Why this work matters
Yellowstone’s Heritage and Research Center contains one of the largest collections of natural, cultural and historic resources in the National Park Service. These collections contains several million records, including photographs, maps, administrative records, and research data that document the history of the park.
What needs to be done
The Heritage and Research Center provides archivists and historians almost endless opportunities for research. The research library holds more than 20,000 books, periodicals, theses and dissertations, early superintendent reports, unpublished manuscripts, newspaper clippings, brochures, reports, and audiovisual materials.
Yellowstone Forever donors fund librarians, housing for curatorial interns and preservation projects, allowing historians and researchers the ability to continue to access collections that encompass more than 720,000 diverse objects, including:
- Early Native American artifacts, such as 11,000-year-old projectile points
- Original Thomas Moran watercolor sketches he produced during the 1871 Hayden Expedition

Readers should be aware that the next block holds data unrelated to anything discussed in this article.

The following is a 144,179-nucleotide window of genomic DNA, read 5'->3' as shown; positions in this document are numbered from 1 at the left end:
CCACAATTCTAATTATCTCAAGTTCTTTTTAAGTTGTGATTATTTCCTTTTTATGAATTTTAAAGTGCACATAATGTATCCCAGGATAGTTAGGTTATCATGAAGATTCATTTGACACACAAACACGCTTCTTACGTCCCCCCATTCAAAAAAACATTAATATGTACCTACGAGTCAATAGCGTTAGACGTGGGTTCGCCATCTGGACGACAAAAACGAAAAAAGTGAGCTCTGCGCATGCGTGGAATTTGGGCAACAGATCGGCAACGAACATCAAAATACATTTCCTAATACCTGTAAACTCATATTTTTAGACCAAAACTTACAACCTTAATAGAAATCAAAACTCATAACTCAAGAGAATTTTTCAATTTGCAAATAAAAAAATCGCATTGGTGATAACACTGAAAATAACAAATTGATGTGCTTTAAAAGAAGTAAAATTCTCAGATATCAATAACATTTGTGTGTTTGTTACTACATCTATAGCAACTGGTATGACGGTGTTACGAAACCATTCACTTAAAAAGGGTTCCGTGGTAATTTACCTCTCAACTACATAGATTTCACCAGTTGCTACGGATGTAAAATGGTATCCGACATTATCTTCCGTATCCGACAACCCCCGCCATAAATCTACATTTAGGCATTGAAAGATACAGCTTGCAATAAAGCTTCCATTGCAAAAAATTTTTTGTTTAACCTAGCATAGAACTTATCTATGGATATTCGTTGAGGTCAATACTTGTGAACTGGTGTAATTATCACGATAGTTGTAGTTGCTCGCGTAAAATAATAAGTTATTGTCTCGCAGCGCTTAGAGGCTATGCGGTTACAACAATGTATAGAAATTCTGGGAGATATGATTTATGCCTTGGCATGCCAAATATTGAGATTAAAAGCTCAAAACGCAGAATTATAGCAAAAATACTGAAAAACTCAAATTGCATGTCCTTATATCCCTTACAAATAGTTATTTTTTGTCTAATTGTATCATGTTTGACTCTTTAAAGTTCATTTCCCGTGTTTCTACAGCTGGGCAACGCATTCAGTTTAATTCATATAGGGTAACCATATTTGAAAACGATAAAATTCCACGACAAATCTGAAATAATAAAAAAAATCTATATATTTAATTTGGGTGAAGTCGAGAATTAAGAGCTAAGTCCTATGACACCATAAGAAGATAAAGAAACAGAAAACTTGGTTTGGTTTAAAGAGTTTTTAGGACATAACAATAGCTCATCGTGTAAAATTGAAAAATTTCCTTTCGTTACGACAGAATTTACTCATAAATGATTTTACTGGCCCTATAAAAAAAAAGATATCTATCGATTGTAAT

- Records, oral histories, photos, and other items from the fires of 1988
- More than 150 skulls from the wolves that were reintroduced in ’95 and ’96 and their subsequent offspring
- 30 historic vehicles, from stagecoaches to firetrucks
- One of the world’s largest collections of Yellowstone postcards
Not just a museum
Yellowstone National Park’s famous treasures are celebrated worldwide: rare geysers, herds of free-roaming wildlife, the magnificent Old Faithful Inn, and the spectacular Grand Canyon of the Yellowstone River, to name a few. However, just outside the park’s North Entrance, several million lesser-known treasures are tucked away in a facility built especially for their preservation.
The Heritage and Research Center (HRC) is a storage and research center with a threefold mission: to document Yellowstone’s natural and cultural resources, preserve them, and make them accessible to the public. It contains one of the largest collections in the National Park Service, housed within an archive, a library, and numerous museum collections. However, it is not like a typical museum that most people are familiar with.
While the National Park Service operates several repositories, most are regional facilities that house items for multiple parks. Only a handful of parks have their own facility, like the HRC, and Yellowstone is the only national park that is an affiliate of the National Archives.
The archives at Yellowstone contains several million records, including photographs, maps, administrative records, and research data that document the history of the park. Examples include early US Army records and civilian scout diaries.
From a donor:
We are so fortunate that our predecessors had the foresight to preserve Yellowstone National Park so that we can enjoy it today… [your gift] will help ensure that future generations will be able to tell stories like yours and mine of adventure, discovery and wonder. — Bob S